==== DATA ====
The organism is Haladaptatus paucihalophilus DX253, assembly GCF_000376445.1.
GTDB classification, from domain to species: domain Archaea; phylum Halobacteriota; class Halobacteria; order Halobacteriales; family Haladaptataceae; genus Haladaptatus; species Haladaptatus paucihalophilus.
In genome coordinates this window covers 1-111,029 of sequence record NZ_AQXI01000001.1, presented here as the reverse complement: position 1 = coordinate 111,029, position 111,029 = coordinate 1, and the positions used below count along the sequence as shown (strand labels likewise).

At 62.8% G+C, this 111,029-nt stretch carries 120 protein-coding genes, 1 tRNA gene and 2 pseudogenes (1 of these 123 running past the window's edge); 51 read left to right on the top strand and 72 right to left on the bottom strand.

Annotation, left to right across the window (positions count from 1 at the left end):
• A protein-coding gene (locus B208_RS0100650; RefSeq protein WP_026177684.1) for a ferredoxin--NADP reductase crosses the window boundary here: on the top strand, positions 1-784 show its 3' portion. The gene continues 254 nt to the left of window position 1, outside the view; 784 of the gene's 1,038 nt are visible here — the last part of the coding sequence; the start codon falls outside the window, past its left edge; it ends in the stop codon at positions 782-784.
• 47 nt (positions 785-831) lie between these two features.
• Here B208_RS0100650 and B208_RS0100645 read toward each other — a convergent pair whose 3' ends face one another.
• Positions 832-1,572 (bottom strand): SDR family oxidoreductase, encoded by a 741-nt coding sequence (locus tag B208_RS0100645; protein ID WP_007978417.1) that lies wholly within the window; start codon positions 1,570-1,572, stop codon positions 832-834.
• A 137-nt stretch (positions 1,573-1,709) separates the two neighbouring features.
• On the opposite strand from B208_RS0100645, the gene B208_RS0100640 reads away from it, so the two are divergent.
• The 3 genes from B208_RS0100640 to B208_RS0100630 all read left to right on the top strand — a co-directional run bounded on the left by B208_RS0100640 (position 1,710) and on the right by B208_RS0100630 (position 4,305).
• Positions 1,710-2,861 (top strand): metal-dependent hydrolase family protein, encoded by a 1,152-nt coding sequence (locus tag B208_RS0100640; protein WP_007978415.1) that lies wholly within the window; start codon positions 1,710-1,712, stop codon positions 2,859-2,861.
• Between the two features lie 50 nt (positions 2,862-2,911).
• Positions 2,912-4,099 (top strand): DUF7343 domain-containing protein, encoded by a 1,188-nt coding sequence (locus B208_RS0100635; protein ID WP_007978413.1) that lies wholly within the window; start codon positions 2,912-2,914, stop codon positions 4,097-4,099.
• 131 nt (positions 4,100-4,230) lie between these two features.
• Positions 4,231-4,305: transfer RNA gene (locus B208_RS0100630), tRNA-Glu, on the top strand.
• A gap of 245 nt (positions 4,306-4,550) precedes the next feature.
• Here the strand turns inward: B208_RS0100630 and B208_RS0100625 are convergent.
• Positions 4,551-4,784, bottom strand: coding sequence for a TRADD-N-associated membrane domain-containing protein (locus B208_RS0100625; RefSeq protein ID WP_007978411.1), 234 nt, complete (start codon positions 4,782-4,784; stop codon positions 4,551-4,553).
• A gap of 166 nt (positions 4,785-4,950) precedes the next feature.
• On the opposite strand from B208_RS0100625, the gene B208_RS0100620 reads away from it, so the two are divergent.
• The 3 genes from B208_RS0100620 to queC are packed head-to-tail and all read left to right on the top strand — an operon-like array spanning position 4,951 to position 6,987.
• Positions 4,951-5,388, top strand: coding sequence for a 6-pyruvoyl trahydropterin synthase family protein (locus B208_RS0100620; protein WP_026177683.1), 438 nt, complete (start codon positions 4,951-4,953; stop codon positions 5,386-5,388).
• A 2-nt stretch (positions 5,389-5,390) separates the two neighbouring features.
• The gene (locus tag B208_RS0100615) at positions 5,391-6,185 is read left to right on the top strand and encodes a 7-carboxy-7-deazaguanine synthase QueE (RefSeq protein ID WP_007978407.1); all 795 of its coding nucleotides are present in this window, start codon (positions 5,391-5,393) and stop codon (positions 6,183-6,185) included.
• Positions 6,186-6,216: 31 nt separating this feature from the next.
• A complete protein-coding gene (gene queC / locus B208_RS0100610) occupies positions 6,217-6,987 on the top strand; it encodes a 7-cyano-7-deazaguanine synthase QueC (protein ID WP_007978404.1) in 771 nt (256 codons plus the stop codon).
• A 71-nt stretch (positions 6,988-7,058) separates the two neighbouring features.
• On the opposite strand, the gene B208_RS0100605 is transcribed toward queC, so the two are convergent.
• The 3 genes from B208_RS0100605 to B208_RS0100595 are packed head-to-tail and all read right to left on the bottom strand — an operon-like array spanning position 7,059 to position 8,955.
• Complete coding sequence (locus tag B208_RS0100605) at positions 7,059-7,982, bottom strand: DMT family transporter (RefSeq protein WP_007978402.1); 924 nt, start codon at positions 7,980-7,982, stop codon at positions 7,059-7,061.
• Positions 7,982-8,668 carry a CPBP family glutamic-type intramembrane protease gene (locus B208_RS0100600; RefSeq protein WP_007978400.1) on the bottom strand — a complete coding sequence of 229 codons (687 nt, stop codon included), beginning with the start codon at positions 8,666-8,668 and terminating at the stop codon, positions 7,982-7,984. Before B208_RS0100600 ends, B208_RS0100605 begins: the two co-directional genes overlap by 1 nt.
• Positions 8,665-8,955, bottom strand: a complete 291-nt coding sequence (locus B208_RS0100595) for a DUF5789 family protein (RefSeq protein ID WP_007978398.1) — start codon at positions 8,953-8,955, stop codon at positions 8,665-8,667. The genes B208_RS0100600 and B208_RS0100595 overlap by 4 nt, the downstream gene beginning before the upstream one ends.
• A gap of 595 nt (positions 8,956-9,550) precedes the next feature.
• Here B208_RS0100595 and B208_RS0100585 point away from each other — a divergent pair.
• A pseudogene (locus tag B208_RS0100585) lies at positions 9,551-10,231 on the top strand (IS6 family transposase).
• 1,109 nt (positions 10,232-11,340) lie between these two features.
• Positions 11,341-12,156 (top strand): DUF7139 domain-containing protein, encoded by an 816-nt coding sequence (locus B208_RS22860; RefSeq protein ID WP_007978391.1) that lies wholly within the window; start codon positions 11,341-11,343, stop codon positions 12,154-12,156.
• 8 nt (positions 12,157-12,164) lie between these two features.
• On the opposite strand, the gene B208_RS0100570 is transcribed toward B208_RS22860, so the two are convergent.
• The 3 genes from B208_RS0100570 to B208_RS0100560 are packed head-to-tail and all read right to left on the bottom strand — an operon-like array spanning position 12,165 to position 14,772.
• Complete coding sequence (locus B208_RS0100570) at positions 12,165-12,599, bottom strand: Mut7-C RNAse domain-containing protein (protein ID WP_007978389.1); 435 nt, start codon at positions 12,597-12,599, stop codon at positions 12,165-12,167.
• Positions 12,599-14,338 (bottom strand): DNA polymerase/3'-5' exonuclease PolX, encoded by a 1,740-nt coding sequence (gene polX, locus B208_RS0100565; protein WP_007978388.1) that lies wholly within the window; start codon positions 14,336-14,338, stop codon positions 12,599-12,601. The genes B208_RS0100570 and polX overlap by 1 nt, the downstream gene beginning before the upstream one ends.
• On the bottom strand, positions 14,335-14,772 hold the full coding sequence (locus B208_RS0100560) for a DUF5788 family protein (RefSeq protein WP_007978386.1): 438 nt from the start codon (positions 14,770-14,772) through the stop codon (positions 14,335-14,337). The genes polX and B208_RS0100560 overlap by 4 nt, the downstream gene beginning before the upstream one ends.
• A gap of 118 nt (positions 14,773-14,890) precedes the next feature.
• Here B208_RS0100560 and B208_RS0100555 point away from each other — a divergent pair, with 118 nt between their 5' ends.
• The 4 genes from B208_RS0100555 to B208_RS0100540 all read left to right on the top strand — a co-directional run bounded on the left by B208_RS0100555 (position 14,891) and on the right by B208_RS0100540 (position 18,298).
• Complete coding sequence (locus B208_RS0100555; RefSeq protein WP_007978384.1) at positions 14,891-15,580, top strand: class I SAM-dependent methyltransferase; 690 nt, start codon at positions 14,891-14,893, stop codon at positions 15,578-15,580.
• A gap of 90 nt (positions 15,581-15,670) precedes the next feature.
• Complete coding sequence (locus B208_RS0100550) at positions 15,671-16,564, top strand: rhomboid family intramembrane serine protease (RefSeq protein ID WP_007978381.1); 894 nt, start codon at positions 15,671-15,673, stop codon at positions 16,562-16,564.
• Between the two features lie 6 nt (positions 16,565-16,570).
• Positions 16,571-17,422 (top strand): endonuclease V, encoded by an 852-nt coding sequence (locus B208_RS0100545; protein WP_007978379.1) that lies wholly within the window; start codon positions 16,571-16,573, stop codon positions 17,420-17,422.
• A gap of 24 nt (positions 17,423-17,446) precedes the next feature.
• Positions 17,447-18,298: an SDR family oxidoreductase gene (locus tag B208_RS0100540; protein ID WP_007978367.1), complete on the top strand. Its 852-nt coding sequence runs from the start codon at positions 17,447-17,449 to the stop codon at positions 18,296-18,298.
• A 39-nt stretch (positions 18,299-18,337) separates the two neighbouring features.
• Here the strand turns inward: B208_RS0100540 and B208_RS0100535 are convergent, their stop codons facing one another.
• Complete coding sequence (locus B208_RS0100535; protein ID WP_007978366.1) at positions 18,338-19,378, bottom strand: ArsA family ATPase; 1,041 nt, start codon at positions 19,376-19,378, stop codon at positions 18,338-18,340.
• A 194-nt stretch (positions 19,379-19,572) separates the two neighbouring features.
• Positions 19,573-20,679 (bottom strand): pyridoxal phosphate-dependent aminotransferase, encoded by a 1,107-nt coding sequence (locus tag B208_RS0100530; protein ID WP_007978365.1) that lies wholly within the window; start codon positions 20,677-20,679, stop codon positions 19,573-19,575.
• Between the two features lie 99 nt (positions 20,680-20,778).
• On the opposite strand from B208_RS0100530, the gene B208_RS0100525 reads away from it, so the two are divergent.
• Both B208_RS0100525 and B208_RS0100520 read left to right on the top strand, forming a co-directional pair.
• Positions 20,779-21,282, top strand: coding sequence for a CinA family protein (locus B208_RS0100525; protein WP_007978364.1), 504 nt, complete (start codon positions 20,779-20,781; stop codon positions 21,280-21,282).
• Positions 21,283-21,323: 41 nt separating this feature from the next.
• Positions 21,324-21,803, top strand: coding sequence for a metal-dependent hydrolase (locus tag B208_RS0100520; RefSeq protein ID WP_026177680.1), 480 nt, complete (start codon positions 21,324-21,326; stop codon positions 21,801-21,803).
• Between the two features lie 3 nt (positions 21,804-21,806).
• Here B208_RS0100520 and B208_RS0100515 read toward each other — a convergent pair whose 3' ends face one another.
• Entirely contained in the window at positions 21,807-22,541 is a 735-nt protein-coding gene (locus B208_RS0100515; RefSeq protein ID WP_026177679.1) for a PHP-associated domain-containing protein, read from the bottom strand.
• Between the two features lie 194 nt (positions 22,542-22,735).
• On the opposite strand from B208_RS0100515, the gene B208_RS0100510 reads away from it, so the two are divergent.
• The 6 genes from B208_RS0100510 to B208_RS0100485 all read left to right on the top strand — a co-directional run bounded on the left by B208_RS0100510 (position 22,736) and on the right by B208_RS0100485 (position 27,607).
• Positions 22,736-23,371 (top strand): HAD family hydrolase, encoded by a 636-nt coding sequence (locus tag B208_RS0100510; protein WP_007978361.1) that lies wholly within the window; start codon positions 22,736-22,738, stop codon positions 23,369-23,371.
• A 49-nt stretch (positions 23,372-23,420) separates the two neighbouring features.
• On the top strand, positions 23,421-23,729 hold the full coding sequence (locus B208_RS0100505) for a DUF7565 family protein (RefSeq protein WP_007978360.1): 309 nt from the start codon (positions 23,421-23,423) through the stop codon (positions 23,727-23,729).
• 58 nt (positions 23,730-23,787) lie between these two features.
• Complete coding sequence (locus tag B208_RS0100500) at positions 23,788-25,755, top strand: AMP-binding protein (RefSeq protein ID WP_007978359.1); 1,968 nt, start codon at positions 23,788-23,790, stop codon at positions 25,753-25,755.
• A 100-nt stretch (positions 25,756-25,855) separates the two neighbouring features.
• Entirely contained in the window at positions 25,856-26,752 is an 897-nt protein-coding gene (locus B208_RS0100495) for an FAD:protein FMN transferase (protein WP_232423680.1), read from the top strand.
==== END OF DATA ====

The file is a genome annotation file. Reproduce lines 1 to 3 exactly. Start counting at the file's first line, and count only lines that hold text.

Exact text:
The organism is Haladaptatus paucihalophilus DX253, assembly GCF_000376445.1.
GTDB classification, from domain to species: domain Archaea; phylum Halobacteriota; class Halobacteria; order Halobacteriales; family Haladaptataceae; genus Haladaptatus; species Haladaptatus paucihalophilus.
In genome coordinates this window covers 1-111,029 of sequence record NZ_AQXI01000001.1, presented here as the reverse complement: position 1 = coordinate 111,029, position 111,029 = coordinate 1, and the positions used below count along the sequence as shown (strand labels likewise).